The administration told tribal leaders in January in a letter that it was unable to require states to exempt American Indians and Alaska Natives from Medicaid work requirements because it is “constrained by statute.”

Such exemptions would be an illegal racial preference, the administration argues.

The senators, led by Tom Udall (D-N.M.), argue not exempting tribes would violate federal law and court decisions that state tribes are not a racial group but political communities.


Moving on from Medicaid… Groups and state officials around the country working to stop teen pregnancy are alarmed.

The Trump administration’s new guidelines for these groups have them worried they might have to scrap programs they have been working on for years.

The administration is shifting the focus of the Teen Pregnancy Prevention Program (TPPP) more toward abstinence education, and groups will have to get onboard if they want to continue receiving financial support from the federal government

For some grantees, these requirements could clash with laws in their states, and with the approaches they have decided are best suited to addressing teen pregnancy rates in their communities.

Other grantees, like Hennepin County in Minnesota, will have to look for other funding options outside the federal government to continue a program it says has reduced teen pregnancy rates by 66 percent since 2008.

Key quote: “Why would we change the use of such highly effective programs that work well, to go to something that is abstinence-based and that you can find plenty of research that it doesn’t work?” asked Kathleen Wick, program manager for Hennepin County’s teen pregnancy prevention program, called “Better Together Hennepin.”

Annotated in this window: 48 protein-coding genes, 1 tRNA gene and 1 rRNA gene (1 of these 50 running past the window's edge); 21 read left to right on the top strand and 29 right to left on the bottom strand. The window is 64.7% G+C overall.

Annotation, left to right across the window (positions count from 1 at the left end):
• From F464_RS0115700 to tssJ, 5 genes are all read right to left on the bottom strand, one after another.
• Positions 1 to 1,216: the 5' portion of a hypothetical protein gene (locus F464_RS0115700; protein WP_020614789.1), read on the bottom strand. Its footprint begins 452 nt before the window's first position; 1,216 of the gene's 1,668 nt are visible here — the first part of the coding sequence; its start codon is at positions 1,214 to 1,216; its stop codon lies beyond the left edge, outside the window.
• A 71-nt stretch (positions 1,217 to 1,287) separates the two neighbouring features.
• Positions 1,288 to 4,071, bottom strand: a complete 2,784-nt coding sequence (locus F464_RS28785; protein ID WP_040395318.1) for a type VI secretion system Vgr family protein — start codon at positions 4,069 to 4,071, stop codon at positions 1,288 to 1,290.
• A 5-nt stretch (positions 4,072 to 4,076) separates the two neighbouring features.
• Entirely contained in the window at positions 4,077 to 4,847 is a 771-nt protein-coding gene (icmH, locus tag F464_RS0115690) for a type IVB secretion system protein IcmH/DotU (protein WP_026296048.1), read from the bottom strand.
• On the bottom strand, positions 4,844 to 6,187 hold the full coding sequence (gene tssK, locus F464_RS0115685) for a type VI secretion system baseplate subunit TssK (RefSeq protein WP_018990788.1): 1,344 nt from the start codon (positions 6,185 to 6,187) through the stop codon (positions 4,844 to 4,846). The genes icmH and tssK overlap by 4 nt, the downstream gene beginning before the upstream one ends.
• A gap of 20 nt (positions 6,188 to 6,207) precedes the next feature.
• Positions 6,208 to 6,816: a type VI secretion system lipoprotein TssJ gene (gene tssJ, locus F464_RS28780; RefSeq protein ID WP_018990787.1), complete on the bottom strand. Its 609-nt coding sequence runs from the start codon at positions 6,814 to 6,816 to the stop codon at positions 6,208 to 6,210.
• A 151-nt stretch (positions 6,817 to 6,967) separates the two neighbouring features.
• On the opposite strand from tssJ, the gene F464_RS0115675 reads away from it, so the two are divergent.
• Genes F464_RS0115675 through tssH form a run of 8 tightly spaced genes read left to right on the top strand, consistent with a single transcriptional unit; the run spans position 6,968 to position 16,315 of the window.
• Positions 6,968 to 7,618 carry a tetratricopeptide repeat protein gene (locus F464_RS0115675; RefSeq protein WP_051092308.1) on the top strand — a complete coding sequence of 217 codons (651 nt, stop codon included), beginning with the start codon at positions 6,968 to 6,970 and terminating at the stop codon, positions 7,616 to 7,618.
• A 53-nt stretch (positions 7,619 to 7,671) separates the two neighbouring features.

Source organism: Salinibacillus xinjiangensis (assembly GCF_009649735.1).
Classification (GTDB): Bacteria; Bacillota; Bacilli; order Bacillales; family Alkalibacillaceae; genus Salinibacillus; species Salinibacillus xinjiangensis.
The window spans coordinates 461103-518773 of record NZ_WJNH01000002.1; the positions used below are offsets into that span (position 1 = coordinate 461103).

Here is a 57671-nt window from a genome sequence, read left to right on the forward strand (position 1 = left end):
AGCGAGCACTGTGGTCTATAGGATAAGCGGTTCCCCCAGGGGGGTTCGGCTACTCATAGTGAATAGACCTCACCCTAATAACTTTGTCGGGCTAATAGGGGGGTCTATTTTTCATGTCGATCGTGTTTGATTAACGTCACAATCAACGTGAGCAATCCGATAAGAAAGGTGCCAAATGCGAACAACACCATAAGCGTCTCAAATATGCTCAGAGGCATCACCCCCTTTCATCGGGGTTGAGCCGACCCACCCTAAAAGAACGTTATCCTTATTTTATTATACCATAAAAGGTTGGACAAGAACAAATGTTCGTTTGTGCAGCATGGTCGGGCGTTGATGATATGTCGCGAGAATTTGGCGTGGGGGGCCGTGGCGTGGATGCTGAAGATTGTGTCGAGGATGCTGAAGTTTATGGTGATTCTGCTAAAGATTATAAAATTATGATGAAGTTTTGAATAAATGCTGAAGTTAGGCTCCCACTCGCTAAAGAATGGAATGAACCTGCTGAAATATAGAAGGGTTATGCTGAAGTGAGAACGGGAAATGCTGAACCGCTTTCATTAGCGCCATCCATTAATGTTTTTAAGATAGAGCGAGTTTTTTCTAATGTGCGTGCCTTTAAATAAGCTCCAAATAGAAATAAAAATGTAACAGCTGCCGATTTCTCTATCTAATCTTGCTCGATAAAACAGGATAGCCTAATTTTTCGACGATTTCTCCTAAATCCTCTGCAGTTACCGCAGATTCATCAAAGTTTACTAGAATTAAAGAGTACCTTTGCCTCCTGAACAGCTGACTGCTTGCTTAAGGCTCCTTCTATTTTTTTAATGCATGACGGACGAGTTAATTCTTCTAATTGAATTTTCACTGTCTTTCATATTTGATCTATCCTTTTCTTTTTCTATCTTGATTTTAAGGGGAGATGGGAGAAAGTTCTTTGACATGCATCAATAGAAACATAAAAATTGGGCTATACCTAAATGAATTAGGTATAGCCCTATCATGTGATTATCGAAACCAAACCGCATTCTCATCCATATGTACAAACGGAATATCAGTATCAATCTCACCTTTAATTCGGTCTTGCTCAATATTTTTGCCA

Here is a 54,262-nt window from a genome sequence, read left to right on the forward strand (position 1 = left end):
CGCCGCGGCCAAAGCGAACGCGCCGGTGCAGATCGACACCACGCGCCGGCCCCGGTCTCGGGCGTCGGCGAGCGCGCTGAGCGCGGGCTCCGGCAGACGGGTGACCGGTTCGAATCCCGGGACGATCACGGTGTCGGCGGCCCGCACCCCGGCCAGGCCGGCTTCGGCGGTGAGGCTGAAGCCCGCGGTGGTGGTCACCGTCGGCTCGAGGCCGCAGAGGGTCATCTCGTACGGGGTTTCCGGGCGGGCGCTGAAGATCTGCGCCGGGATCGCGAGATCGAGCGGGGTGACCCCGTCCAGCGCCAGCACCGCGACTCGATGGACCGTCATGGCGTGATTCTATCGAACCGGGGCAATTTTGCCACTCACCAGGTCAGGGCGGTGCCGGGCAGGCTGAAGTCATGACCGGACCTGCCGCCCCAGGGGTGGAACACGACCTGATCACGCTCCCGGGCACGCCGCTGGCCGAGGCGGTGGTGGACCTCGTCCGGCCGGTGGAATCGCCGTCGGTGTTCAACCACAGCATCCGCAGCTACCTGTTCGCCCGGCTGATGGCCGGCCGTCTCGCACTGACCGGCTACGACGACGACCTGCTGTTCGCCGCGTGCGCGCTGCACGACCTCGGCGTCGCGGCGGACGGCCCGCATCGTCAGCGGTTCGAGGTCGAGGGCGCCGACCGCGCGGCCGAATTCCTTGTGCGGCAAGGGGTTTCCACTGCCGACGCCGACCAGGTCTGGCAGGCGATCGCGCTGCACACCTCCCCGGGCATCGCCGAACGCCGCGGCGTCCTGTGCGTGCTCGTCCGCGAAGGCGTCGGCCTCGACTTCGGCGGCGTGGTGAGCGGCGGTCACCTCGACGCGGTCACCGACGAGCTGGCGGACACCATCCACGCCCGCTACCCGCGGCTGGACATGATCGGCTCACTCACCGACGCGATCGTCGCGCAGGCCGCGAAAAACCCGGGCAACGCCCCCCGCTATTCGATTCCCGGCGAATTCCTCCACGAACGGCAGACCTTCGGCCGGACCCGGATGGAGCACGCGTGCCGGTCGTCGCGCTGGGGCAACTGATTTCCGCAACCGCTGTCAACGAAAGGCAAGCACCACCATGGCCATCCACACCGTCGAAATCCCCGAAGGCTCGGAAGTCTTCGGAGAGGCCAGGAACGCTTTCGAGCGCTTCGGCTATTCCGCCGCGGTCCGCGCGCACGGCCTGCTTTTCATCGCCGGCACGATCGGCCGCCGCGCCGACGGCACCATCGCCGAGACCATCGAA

CDC director will get a pay cut. The Department of Health and Human Services on Monday confirmed that CDC Director Robert Redfield will have his $375,000 annual salary reduced. But the agency didn’t say what his new salary will be. A spokesperson for HHS said Redfield asked for a pay cut because he didn’t want to have his compensation “become a distraction.”

The backstory: Redfield’s request came just days after Sen. Patty Murray (D-Wash.) publicly asked HHS to justify the salary. Redfield was earning more than twice as much as his predecessors because he was hired under a special program called Title 42, which was created to draw in health scientists with rare and critical skills to government work.

This could have been awkward: Redfield was also earning more than his boss, HHS Secretary Alex Azar. Azar’s salary is set by law.

Key quote from the letter: “It is difficult to understand why someone with limited public health experience, particularly in a leadership role, is being disproportionately compensated for his work as compared to other accomplished scientists and public health leaders in comparable roles within the federal government.”